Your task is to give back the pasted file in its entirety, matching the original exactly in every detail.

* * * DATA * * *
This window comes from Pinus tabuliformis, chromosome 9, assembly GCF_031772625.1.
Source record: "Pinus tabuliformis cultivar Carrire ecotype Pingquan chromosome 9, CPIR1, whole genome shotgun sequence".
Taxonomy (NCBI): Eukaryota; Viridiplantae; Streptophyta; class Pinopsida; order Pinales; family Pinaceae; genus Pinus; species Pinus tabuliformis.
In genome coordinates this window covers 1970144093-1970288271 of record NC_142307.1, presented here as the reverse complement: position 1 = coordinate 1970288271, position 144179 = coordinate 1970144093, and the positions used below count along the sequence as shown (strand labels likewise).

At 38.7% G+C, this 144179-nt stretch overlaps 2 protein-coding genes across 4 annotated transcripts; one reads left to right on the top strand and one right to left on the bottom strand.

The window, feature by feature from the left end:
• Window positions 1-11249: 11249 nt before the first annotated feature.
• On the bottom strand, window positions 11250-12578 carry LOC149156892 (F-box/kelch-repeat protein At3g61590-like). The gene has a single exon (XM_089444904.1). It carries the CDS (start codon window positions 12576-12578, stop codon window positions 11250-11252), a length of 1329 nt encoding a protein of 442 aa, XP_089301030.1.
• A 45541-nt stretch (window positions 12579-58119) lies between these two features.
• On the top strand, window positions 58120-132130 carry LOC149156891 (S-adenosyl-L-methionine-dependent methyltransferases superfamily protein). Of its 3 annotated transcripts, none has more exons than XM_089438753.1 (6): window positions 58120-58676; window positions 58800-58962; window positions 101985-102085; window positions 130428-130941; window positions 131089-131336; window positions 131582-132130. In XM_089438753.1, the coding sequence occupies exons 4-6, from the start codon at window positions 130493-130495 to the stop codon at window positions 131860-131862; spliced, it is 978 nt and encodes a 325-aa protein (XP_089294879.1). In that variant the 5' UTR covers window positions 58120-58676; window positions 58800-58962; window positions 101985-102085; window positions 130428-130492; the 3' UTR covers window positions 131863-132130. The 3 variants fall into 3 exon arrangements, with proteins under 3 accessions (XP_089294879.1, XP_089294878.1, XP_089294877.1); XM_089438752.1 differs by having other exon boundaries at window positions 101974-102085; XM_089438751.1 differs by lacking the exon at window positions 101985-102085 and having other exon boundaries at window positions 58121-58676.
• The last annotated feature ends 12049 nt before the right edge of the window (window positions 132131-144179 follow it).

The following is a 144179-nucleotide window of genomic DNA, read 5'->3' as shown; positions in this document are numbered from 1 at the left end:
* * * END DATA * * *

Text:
This window comes from Pinus tabuliformis, chromosome 9, assembly GCF_031772625.1.
Source record: "Pinus tabuliformis cultivar Carrire ecotype Pingquan chromosome 9, CPIR1, whole genome shotgun sequence".
Taxonomy (NCBI): Eukaryota; Viridiplantae; Streptophyta; class Pinopsida; order Pinales; family Pinaceae; genus Pinus; species Pinus tabuliformis.
In genome coordinates this window covers 1970144093-1970288271 of record NC_142307.1, presented here as the reverse complement: position 1 = coordinate 1970288271, position 144179 = coordinate 1970144093, and the positions used below count along the sequence as shown (strand labels likewise).

At 38.7% G+C, this 144179-nt stretch overlaps 2 protein-coding genes across 4 annotated transcripts; one reads left to right on the top strand and one right to left on the bottom strand.

The window, feature by feature from the left end:
• Window positions 1-11249: 11249 nt before the first annotated feature.
• On the bottom strand, window positions 11250-12578 carry LOC149156892 (F-box/kelch-repeat protein At3g61590-like). The gene has a single exon (XM_089444904.1). It carries the CDS (start codon window positions 12576-12578, stop codon window positions 11250-11252), a length of 1329 nt encoding a protein of 442 aa, XP_089301030.1.
• A 45541-nt stretch (window positions 12579-58119) lies between these two features.
• On the top strand, window positions 58120-132130 carry LOC149156891 (S-adenosyl-L-methionine-dependent methyltransferases superfamily protein). Of its 3 annotated transcripts, none has more exons than XM_089438753.1 (6): window positions 58120-58676; window positions 58800-58962; window positions 101985-102085; window positions 130428-130941; window positions 131089-131336; window positions 131582-132130. In XM_089438753.1, the coding sequence occupies exons 4-6, from the start codon at window positions 130493-130495 to the stop codon at window positions 131860-131862; spliced, it is 978 nt and encodes a 325-aa protein (XP_089294879.1). In that variant the 5' UTR covers window positions 58120-58676; window positions 58800-58962; window positions 101985-102085; window positions 130428-130492; the 3' UTR covers window positions 131863-132130. The 3 variants fall into 3 exon arrangements, with proteins under 3 accessions (XP_089294879.1, XP_089294878.1, XP_089294877.1); XM_089438752.1 differs by having other exon boundaries at window positions 101974-102085; XM_089438751.1 differs by lacking the exon at window positions 101985-102085 and having other exon boundaries at window positions 58121-58676.
• The last annotated feature ends 12049 nt before the right edge of the window (window positions 132131-144179 follow it).

The following is a 144179-nucleotide window of genomic DNA, read 5'->3' as shown; positions in this document are numbered from 1 at the left end: